Today medical researchers are reporting that they’ve “functionally” cured an infant of HIV.
Approximately two years ago, a baby girl was born pre-maturely and then brought to a rural Mississippi hospital. Upon her arrival, doctors began testing her for HIV and administering a preemptive treatment of aggressive antiretroviral medicine.
However, after she received treatment for about 18 months, the girl’s mother stopped bringing her to the hospital. Her doctors expected her HIV levels to rapidly increase, but when she returned to the hospital 5 months later, the virus was still undetectable.
There are still some unknown variables, but as of now it is being said that her pediatrician, Dr. Hannah Gay, was able to functionally cure her through the early use of the aggressive antiretroviral medicine.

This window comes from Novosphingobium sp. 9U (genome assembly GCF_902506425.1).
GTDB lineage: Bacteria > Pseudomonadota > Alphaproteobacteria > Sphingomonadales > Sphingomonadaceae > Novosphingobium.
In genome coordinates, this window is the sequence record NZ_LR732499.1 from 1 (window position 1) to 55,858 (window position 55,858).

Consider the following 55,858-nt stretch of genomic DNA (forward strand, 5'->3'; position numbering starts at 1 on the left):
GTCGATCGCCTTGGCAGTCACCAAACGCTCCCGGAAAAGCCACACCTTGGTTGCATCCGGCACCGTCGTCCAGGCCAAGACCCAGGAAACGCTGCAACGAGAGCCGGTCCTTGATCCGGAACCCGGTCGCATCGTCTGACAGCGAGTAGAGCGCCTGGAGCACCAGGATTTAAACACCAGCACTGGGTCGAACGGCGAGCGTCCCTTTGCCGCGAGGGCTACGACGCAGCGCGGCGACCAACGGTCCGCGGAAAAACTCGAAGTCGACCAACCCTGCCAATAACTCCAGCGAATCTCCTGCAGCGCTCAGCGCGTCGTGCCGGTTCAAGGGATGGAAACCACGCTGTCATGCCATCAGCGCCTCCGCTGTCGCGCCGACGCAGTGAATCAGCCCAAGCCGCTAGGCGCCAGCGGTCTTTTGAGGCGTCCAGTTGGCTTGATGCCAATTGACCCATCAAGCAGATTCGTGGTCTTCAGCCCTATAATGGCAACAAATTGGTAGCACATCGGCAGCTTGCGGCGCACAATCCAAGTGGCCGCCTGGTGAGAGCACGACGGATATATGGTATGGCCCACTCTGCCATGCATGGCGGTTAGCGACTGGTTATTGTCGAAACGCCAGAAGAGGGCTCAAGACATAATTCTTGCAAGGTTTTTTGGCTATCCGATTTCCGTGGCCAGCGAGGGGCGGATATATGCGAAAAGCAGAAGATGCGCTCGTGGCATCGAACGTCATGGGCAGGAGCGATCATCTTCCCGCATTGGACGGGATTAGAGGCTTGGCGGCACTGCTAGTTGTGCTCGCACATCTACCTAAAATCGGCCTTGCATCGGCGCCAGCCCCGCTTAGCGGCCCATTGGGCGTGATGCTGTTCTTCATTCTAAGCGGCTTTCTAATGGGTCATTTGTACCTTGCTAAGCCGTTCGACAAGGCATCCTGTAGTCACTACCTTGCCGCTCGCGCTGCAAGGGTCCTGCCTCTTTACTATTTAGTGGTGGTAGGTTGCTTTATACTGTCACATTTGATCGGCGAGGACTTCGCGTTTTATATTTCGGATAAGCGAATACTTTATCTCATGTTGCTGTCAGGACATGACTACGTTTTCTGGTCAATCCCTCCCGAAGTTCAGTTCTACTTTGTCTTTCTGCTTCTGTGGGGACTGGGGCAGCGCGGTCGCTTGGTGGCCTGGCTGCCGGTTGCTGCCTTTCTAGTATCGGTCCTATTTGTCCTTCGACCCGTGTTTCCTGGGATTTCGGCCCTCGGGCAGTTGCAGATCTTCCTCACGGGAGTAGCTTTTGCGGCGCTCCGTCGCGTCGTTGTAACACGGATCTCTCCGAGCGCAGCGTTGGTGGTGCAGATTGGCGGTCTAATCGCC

While this is the first case of an infant being “functionally” cured, medical professionals and researchers are hoping to study this case in order to replicate the results.
Today there are about 1,000 babies born each year that are HIV-positive and more than half of them die within year, but perhaps in the near future, this number will be dramatically reduced.